Burkina Faso 1-1 Ghana: Burkina Faso dominate and win the game on penalties

February 7, 2013

The line-ups after Paintsil's early injury - Ghana's attacking three sometimes rotated

Burkina Faso upset the odds to qualify for the Africa Cup of Nations final.

Paul Put made various chances  to the side which beat Togo – in came Artistide Bancé upfront, and Prejuce Nakoulma on the right. With two holding midfielders, Charles Kabore became the number ten and Jonathan Pitroipa moved left

James Appiah made one change – Wakaso Murabak replaced Albert Adomah.

Ghana went ahead but Burkina Faso deserved the win – they pressed well, passed smoothly and Bancé was magnificent upfront.

Overall pattern

First, this game was played at a much higher tempo than the first semi-final, with pressing from both sides forcing each other to pass quicker and try to move the ball forward immediately.

However, it’s important to note the atrocious pitch that made neat, intricate passing difficult for both sides. And while controversial decisions from officials are rarely discussed on this website, it’s difficult to ignore a refereeing performance so bad that the referee was suspended by CAF after the match.

Ghana change

One of the key events was the early injury suffered by Ghana right-back John Paintsil, which forced Appiah into changes that significantly harmed the balance of his side. Appiah obviously felt he didn’t have a back-up right-back capable of replacing Paintsil directly, so instead midfielder Solomon Asante was introduced – this meant Kwadwo Asamoah going to left-back (rather than playing as the number ten) and Harrison Afful moving from right-back to left-back.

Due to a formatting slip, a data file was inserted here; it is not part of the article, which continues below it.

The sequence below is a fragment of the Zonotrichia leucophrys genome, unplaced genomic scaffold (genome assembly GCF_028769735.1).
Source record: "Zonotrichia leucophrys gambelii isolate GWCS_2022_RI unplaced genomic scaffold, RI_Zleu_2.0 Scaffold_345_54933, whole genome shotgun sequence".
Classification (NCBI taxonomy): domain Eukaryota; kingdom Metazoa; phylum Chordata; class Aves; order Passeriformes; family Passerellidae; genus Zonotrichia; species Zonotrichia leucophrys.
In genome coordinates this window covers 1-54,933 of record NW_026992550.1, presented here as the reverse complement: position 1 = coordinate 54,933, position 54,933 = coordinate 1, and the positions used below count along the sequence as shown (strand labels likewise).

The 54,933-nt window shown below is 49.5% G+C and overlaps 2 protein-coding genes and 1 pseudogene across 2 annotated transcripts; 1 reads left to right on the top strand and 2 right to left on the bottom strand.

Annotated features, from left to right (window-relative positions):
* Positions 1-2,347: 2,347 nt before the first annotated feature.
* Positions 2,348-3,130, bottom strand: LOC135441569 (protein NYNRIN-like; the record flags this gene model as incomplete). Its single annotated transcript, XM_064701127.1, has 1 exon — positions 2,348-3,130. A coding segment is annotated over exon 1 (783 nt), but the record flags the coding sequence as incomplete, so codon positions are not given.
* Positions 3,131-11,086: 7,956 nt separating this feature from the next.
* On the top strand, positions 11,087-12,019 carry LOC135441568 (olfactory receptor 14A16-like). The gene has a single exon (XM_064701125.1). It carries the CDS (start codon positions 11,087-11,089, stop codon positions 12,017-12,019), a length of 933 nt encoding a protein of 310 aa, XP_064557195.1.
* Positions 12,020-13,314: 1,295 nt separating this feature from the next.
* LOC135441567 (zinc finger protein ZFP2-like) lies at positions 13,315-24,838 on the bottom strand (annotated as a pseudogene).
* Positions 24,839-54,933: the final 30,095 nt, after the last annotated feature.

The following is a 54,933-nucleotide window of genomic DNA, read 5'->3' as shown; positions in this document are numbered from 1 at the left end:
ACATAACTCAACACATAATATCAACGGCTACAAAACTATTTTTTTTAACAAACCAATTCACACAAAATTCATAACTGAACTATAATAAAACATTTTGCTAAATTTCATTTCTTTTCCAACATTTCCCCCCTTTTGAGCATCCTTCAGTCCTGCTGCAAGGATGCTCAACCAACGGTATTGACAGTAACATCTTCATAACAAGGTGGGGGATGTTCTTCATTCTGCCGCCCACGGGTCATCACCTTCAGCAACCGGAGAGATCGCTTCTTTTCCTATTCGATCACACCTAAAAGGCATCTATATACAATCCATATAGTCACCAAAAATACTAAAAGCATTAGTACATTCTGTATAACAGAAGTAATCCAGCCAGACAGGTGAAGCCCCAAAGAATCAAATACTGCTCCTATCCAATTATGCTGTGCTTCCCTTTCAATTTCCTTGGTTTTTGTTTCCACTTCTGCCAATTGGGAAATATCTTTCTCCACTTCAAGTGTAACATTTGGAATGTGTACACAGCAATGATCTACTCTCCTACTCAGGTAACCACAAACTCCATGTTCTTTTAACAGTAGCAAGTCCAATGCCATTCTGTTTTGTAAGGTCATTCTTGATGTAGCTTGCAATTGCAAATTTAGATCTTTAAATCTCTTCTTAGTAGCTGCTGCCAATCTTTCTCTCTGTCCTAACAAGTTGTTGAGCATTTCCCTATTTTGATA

The situation ahead of them was fluid – Christian Atsu was usually left-sided, Wakaso Mubarak generally central and Asante on the right, but they did swap around throughout, and the impact of this early change upon Ghana’s harmony must be considered. They went ahead through a Wakaso penalty.

Burkina Faso dominate

Ghana’s early lead was a problem for Burkina Faso. In recent years, Ghana have excelled by playing on the counter-attack, and are at their best when opponents come onto them, leaving spaces at the back. By conceding an early goal and forcing themselves to push men forward, Burkina Faso could have been on the end of a heavy defeat.

Instead, they were extremely intelligent in the way they kept a solid structure while looking for the equaliser. The midfield duo of Djakaridja Koné and Florent Rouamba remained disciplined and protected the defence together, barely breaking forward into attack but allowing the full-backs freedom to overlap. This prevented Ghana breaking through the centre of the pitch.

Burkina Faso attacks

Higher up, Kaboré pulled the strings from his advanced position. He often moved deep into midfield when he found himself tightly marked, exchanging one-twos and ensuring his side dominated the midfield zone. The Burkina Faso attacking four almost acted as a diamond – Kaboré and Bancé coming short, always offering a passing option, and the two wide players attacking towards goal more directly. The link-up play from the central players was excellent and selfless, and Burkina Faso simply passed around Ghanaian pressure at times.

In the early stages, right-winger Nakoulma was the main threat. He stayed high and wide, always stretching the play and offering an option for a long switch of play. Kaboré played him in a couple of times with balls in behind Asamoah, and Nakoulma seemed a likely goalscorer. However, on the other flank Pitroipa drifted inside and caused problems in more central positions – he had an early shout for a penalty, and combined well with Bancé. The front four pressed energetically, forcing Ghana into misplaced passes in defence.

Burkina Faso play out